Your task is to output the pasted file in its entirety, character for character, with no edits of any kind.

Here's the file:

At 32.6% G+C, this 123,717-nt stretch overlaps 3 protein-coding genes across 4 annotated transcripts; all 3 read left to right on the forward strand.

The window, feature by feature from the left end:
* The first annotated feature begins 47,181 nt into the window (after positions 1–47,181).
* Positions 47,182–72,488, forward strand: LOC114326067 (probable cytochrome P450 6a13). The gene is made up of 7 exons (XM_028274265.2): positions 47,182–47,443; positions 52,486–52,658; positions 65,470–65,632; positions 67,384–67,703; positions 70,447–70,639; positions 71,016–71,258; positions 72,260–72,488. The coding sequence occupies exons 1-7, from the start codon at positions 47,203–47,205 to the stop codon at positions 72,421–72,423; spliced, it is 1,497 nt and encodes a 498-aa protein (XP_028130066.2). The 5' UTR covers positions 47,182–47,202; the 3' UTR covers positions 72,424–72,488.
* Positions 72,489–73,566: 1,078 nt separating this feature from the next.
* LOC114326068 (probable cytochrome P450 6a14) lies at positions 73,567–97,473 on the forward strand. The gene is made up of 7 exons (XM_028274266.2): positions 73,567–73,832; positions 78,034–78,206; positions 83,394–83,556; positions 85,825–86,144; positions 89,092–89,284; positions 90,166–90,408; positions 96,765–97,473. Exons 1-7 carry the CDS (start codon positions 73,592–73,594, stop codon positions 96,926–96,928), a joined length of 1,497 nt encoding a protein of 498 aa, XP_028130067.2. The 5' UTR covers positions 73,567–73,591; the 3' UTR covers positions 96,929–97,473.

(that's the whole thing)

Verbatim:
At 32.6% G+C, this 123,717-nt stretch overlaps 3 protein-coding genes across 4 annotated transcripts; all 3 read left to right on the forward strand.

The window, feature by feature from the left end:
* The first annotated feature begins 47,181 nt into the window (after positions 1–47,181).
* Positions 47,182–72,488, forward strand: LOC114326067 (probable cytochrome P450 6a13). The gene is made up of 7 exons (XM_028274265.2): positions 47,182–47,443; positions 52,486–52,658; positions 65,470–65,632; positions 67,384–67,703; positions 70,447–70,639; positions 71,016–71,258; positions 72,260–72,488. The coding sequence occupies exons 1-7, from the start codon at positions 47,203–47,205 to the stop codon at positions 72,421–72,423; spliced, it is 1,497 nt and encodes a 498-aa protein (XP_028130066.2). The 5' UTR covers positions 47,182–47,202; the 3' UTR covers positions 72,424–72,488.
* Positions 72,489–73,566: 1,078 nt separating this feature from the next.
* LOC114326068 (probable cytochrome P450 6a14) lies at positions 73,567–97,473 on the forward strand. The gene is made up of 7 exons (XM_028274266.2): positions 73,567–73,832; positions 78,034–78,206; positions 83,394–83,556; positions 85,825–86,144; positions 89,092–89,284; positions 90,166–90,408; positions 96,765–97,473. Exons 1-7 carry the CDS (start codon positions 73,592–73,594, stop codon positions 96,926–96,928), a joined length of 1,497 nt encoding a protein of 498 aa, XP_028130067.2. The 5' UTR covers positions 73,567–73,591; the 3' UTR covers positions 96,929–97,473.